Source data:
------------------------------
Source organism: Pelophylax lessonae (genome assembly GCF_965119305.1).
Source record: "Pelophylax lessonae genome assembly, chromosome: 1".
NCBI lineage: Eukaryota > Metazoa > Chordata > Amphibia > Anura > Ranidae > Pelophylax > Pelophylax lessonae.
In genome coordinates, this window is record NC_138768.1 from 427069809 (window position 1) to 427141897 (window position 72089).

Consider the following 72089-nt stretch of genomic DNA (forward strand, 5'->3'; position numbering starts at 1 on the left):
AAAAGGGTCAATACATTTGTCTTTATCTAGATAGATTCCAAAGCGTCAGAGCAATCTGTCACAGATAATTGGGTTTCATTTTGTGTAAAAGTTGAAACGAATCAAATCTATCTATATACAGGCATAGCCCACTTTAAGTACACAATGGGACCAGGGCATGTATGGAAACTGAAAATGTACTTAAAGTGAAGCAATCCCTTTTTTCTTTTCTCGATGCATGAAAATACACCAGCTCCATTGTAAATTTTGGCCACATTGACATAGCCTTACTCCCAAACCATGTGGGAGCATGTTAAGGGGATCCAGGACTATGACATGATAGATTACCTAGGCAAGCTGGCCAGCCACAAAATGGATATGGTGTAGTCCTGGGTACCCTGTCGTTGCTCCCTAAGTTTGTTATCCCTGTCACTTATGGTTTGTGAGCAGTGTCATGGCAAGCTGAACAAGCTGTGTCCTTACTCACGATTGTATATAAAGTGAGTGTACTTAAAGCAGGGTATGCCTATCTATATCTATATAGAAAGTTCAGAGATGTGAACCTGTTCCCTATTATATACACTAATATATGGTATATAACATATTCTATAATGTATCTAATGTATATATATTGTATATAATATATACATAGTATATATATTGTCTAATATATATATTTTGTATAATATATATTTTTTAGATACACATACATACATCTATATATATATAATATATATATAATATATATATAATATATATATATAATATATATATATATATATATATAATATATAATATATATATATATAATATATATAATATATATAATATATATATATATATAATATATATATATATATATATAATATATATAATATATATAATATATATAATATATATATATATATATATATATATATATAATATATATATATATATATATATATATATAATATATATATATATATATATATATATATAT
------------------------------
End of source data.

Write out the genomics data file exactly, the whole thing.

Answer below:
Source organism: Pelophylax lessonae (genome assembly GCF_965119305.1).
Source record: "Pelophylax lessonae genome assembly, chromosome: 1".
NCBI lineage: Eukaryota > Metazoa > Chordata > Amphibia > Anura > Ranidae > Pelophylax > Pelophylax lessonae.
In genome coordinates, this window is record NC_138768.1 from 427069809 (window position 1) to 427141897 (window position 72089).

Consider the following 72089-nt stretch of genomic DNA (forward strand, 5'->3'; position numbering starts at 1 on the left):
AAAAGGGTCAATACATTTGTCTTTATCTAGATAGATTCCAAAGCGTCAGAGCAATCTGTCACAGATAATTGGGTTTCATTTTGTGTAAAAGTTGAAACGAATCAAATCTATCTATATACAGGCATAGCCCACTTTAAGTACACAATGGGACCAGGGCATGTATGGAAACTGAAAATGTACTTAAAGTGAAGCAATCCCTTTTTTCTTTTCTCGATGCATGAAAATACACCAGCTCCATTGTAAATTTTGGCCACATTGACATAGCCTTACTCCCAAACCATGTGGGAGCATGTTAAGGGGATCCAGGACTATGACATGATAGATTACCTAGGCAAGCTGGCCAGCCACAAAATGGATATGGTGTAGTCCTGGGTACCCTGTCGTTGCTCCCTAAGTTTGTTATCCCTGTCACTTATGGTTTGTGAGCAGTGTCATGGCAAGCTGAACAAGCTGTGTCCTTACTCACGATTGTATATAAAGTGAGTGTACTTAAAGCAGGGTATGCCTATCTATATCTATATAGAAAGTTCAGAGATGTGAACCTGTTCCCTATTATATACACTAATATATGGTATATAACATATTCTATAATGTATCTAATGTATATATATTGTATATAATATATACATAGTATATATATTGTCTAATATATATATTTTGTATAATATATATTTTTTAGATACACATACATACATCTATATATATATAATATATATATAATATATATATAATATATATATATAATATATATATATATATATATATAATATATAATATATATATATATAATATATATAATATATATAATATATATATATATATAATATATATATATATATATATAATATATATAATATATATAATATATATAATATATATATATATATATATATATATATATAATATATATATATATATATATATATATATAATATATATATATATATATATATATATATAT